"There is no substitute for a child learning in the classroom while being kept safe. Those not in school nor able to access learning remotely face a potential legacy of widening inequality that will be felt for years to come.
"However, there are many challenges that will continue to plague the sector following the Government’s announcement to lift restrictions for pupils in Reception, Year 1, and Year 6. Parents and school leaders need clarity on ensuring that this process is safe for their children, workforce, and communities. The Department for Education will know that school trusts are responsible for the health and safety of their staff: although the guidance states that temperature checks and personal protective equipment are unnecessary, the confidence of staff and parents who have spent months staying at home may be hard won without such checks in position.
"Free schools in particular will face additional challenges dealing with lower numbers of staff, and unique buildings - often with limited outdoor space - which in some cases will render following the latest guidance impractical.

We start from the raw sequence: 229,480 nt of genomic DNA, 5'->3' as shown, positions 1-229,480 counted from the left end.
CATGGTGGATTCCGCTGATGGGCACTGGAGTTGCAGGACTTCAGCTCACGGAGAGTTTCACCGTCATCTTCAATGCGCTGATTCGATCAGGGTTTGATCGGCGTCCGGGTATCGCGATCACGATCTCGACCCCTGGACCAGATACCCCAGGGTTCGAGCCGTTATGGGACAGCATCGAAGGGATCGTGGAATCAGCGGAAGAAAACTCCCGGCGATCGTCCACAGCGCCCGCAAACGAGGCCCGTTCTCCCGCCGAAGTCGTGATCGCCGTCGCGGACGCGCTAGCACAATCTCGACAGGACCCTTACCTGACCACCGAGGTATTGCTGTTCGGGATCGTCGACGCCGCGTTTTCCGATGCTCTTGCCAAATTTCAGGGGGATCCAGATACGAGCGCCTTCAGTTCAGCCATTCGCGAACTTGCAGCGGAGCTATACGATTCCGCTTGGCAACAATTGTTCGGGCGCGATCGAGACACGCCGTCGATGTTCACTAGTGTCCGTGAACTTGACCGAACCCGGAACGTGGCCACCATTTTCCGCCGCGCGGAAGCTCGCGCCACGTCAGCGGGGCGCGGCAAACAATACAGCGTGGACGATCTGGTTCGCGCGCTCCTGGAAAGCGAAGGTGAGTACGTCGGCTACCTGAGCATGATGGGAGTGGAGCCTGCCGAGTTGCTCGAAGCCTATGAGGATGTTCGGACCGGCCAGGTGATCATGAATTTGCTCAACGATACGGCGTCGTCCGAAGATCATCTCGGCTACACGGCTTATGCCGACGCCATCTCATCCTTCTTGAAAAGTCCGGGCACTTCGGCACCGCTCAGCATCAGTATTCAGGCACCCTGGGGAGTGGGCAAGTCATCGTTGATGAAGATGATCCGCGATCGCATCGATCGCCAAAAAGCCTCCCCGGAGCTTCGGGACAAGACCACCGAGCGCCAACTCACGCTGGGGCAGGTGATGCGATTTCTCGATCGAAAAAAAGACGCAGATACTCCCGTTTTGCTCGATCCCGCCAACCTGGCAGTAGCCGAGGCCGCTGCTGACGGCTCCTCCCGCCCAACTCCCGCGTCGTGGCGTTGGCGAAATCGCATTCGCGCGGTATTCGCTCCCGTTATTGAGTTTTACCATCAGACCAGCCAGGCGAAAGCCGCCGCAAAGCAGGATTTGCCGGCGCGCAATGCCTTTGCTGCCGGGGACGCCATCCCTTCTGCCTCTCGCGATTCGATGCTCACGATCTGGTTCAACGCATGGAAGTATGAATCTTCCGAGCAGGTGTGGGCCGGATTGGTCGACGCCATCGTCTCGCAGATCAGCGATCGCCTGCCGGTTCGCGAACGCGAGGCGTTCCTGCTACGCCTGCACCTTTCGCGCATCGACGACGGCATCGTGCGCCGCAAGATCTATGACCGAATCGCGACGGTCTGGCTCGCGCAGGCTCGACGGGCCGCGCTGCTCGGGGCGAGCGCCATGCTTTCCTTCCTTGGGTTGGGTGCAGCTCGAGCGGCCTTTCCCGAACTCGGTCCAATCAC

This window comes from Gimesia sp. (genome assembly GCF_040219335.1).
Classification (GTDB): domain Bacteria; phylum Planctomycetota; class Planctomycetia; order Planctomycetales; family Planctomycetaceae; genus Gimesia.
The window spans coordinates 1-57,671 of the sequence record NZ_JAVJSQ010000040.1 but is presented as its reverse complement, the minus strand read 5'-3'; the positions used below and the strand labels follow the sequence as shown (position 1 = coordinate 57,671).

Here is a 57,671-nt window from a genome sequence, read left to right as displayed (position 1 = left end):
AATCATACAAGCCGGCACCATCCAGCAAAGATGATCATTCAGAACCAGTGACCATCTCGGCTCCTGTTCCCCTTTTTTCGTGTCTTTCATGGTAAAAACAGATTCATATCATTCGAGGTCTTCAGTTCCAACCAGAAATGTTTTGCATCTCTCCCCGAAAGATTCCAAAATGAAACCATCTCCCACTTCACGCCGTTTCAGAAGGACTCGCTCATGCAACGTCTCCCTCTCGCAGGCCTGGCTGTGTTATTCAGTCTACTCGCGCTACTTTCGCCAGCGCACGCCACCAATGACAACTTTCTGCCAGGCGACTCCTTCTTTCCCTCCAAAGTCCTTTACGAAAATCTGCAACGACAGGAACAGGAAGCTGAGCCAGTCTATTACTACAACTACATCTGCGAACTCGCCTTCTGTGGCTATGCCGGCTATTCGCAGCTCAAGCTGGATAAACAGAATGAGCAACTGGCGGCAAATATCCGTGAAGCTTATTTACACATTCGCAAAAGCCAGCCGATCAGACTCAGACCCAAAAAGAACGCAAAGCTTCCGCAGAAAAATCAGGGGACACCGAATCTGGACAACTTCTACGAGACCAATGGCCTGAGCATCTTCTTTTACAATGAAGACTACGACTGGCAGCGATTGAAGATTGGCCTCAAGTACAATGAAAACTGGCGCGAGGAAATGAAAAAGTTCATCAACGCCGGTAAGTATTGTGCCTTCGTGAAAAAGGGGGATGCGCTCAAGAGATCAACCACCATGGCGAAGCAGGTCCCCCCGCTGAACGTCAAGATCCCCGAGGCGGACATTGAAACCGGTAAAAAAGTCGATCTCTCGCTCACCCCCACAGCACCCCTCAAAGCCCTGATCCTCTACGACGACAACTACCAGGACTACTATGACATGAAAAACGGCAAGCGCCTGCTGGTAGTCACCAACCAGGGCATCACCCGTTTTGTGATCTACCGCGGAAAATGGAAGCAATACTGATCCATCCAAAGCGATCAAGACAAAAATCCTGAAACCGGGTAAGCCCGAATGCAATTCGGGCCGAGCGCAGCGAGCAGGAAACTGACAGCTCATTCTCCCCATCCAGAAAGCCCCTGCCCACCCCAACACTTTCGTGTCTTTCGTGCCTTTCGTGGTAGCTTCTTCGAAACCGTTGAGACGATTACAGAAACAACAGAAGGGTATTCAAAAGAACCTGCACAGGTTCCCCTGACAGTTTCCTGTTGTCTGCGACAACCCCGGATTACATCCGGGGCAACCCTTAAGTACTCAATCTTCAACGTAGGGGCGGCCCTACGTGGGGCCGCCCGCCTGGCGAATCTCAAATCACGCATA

"Though there is no easy solution, I am concerned that our most disadvantaged young people will suffer, and would welcome clarity from the Government on how they may be prioritised in the phased re-opening of schools.
"Simply, the longer these pupils stay out of school, the more the attainment gap widens. We know many free schools have a high number of disadvantaged students, meaning in some areas entire communities – those the Government hopes to ‘level up’ – are at risk of suffering.
"This period provides the education sector with an opportunity to reassess how schools can provide all children, regardless of their background, with better life chances than those of their predecessors. That is the true challenge, and one on which the Government will be judged by future generations."